29. 29.
    Duranoglu D, Kaya IG, Beker U, Senkal BF (2012) Synthesis and adsorption properties of polymeric and polymer-based hybrid adsorbent for hexavalent chromium removal. Chem Eng J 181–182:103. Google Scholar
  30. 30.
    Jianhan H, Li Y, Xiaofei W, Maowen X, You-Nian L, Shuguang D (2013) Phenol adsorption on α,α′-dichloro-p-xylene (DCX) and 4,4′-bis(chloromethyl)-1,1′-biphenyl (BCMBP) modified XAD-4 resins from aqueous solutions. Chem Eng J 222:1. Google Scholar
  31. 31.
    Xu S, Luo Y, Tan B (2013) Recent development of hypercrosslinked microporous organic polymers. Macromol Rapid Commun 34:471. Google Scholar
  32. 32.
    Meng QB, Weber J (2014) Lignin-based microporous materials as selective adsorbents for carbon dioxide separation. Chemsuschem 7:3312. Google Scholar
  33. 33.
    Stankovich S, Dikin DA, Dommett GHB, Kohlhaas KM, Zimney EJ, Stach EA, Piner RD, Nguyen ST, Ruoff RS (2006) Graphene-based composite materials. Nature 442:282. Google Scholar
  34. 34.
    Stankovich S, Dikin DA, Piner RD, Kohlhaas KM, Kleinhammes A, Jia Y, Wu Y, Nguyen ST, Ruoff RS (2007) Synthesis of graphene-based nanosheets via chemical reduction of exfoliated graphite oxide. Carbon 45:1558. Google Scholar
  35. 35.
    Brodie MBC (1860) Note sur un nouveau procede pour la purification et la desagragation du graphite. Ann Chim Phys 45:351Google Scholar
  36. 36.
    Seredych M, Petit C, Tamashausky AV, Bandosz TJ (2009) Role of graphite precursor in the performance of graphite oxides as ammonia adsorbents. Carbon 47:445. Google Scholar
  37. 37.
    Bissessur R, Liu PKY, White W, Scully SF (2006) Encapsulation of polyanilines into graphite oxide. Langmuir 22:1729. Google Scholar
  38. 38.
    Matsuo Y, Tabata T (2005) Preparation and characterization of silylated graphite oxide. Carbon 43:2875. Google Scholar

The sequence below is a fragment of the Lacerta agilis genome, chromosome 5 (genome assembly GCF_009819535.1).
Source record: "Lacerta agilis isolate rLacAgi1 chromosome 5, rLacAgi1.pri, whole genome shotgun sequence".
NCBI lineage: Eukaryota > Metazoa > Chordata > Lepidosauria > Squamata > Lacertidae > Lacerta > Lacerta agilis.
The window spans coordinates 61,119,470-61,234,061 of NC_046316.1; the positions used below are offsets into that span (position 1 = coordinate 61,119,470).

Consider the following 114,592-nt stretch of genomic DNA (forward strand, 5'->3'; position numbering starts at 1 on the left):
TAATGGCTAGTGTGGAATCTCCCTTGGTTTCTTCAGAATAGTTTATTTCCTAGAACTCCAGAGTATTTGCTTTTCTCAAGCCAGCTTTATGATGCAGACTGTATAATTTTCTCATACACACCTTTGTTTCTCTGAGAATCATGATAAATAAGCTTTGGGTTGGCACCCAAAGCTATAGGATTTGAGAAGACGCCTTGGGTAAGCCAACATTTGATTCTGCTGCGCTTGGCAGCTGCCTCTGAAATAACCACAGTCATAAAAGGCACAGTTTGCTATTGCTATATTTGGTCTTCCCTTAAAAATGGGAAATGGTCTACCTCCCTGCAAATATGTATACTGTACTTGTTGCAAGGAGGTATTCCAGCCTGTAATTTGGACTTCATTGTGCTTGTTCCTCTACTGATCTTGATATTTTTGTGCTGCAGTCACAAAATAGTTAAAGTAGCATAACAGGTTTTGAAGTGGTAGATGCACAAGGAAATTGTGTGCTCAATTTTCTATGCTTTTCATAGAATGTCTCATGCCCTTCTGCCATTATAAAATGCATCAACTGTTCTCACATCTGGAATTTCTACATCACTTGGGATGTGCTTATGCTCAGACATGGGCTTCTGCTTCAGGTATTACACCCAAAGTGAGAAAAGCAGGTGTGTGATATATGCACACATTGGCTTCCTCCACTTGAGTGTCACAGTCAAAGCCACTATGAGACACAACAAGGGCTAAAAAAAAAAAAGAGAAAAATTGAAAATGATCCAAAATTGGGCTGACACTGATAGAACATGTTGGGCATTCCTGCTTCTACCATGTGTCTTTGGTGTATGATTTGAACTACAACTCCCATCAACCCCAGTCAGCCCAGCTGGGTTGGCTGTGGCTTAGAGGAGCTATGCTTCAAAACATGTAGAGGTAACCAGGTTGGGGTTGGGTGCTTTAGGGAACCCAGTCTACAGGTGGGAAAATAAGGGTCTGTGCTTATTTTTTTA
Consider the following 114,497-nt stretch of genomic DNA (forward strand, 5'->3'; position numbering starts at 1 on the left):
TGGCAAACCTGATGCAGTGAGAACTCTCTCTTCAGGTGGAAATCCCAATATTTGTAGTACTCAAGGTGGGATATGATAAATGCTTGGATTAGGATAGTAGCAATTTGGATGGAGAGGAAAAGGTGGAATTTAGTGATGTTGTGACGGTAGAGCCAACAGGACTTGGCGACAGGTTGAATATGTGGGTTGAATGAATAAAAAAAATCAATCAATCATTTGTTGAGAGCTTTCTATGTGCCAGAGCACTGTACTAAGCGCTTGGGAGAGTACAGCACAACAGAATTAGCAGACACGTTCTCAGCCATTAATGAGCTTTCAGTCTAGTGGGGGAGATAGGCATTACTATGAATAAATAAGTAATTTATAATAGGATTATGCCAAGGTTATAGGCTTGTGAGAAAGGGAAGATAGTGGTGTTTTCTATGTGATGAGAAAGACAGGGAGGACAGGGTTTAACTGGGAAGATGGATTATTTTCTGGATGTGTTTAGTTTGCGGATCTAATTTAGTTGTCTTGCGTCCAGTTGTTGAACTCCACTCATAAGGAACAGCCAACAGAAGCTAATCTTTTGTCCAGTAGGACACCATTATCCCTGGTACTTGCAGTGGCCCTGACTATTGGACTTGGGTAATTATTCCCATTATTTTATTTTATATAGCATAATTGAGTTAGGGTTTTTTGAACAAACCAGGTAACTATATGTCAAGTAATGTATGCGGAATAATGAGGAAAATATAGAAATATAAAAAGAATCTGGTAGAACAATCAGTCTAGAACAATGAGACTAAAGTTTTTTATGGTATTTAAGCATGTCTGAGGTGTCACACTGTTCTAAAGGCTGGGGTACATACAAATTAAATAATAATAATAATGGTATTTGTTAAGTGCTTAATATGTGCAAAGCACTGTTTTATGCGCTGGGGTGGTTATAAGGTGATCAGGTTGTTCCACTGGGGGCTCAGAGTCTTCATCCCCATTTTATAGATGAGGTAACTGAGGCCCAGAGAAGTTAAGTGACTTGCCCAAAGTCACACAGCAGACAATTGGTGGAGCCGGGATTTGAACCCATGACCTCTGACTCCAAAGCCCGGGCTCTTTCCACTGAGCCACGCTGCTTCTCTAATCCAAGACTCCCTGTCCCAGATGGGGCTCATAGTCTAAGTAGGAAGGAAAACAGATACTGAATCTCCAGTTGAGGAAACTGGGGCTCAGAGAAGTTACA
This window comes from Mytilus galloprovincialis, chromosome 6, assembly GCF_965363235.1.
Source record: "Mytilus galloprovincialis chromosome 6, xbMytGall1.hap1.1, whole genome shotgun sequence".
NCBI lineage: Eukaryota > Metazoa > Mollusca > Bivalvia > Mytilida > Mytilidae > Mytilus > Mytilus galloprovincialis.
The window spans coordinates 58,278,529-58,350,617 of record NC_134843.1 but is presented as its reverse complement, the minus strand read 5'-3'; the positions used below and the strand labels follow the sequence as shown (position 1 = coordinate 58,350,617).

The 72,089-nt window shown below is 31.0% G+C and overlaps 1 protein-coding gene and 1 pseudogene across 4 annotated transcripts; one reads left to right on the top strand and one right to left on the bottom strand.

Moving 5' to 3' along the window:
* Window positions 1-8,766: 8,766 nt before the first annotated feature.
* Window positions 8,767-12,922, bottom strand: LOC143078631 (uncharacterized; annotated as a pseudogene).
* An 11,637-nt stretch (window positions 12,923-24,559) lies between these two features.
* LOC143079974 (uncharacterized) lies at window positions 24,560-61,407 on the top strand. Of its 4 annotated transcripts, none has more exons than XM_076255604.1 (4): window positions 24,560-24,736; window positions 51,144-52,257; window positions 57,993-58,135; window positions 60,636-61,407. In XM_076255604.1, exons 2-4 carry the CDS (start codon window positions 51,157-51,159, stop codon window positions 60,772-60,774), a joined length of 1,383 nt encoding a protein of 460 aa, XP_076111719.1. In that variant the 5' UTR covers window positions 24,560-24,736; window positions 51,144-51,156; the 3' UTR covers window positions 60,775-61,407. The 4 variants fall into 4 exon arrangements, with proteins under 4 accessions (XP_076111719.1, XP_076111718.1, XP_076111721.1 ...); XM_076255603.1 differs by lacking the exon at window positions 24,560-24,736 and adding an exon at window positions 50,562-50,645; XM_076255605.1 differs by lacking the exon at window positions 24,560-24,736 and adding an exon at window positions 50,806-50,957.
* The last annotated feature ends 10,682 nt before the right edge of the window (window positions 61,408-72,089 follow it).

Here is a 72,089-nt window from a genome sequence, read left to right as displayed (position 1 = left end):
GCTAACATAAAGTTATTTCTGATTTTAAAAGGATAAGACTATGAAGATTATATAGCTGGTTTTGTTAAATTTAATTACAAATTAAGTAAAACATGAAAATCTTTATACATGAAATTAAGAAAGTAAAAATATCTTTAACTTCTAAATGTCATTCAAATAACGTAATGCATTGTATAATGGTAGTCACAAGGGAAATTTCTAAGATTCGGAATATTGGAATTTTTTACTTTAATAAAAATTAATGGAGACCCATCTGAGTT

39. 39.
    Morishige K, Hamada T (2005) Iron oxide pillared graphite. Langmuir 21:6277. Google Scholar
  40. 40.
    Petit C, Bandosz TJ (2009) Graphite oxide/polyoxometalate nanocomposites as adsorbents of ammonia. J Phys Chem C 113:3800. Google Scholar
  41. 41.
    Petit C, Bandosz TJ (2009) MOF-graphite oxide composites: combining the uniqueness of graphene layers and metal-organic frameworks. Adv Mater 21:4753. Google Scholar
  42. 42.
    Hummers WS, Offeman RE (1958) Preparation of graphite oxide. J Am Chem Soc 8:1339. Google Scholar
  43. 43.
    Chen Y, Zhang X, Yu P, Ma Y (2009) Stable dispersions of graphene and highly conducting graphene films: a new approach to creating colloids of graphene monolayers. Chem Commun 30:4527. Google Scholar
  44. 44.
    Babu CM, Vinodh R, Selvamani R, Prathap Kumar K, Shakila Parveen A, Thirukumaran P, Srinivasan VV, Balasubramaniam R, Ramkumar V (2017) Organic functionalized Fe3O4/RGO nanocomposites for CO2 adsorption. J Environ Chem Eng 5:2440. Google Scholar

Copyright information

© Korean Carbon Society 2019

Authors and Affiliations

  • Rajangam Vinodh
    • 1
    • 2
    • 3
  • Cadiam Mohan Babu
    • 1
    • 2
  • Aziz Abidov
    • 1
    • 2
  • Muthiahpillai Palanichamy
    • 1
    • 2
  • Wang Seog Cha
    • 2
    • 4
  • Hyun Tae Jang
    • 1
    • 2
    Email author
  1. 1.Department of Chemical EngineeringHanseo UniversitySeosanSouth Korea
  2. 2.Korea Carbon Capture and Sequestration R&D CentreSeosan-siSouth Korea
  3. 3.School of Electrical and Computer EngineeringPusan National UniversityBusanSouth Korea
  4. 4.School of Civil and Environmental EngineeringKunsan National UniversityGunsan-siSouth Korea

Personalised recommendations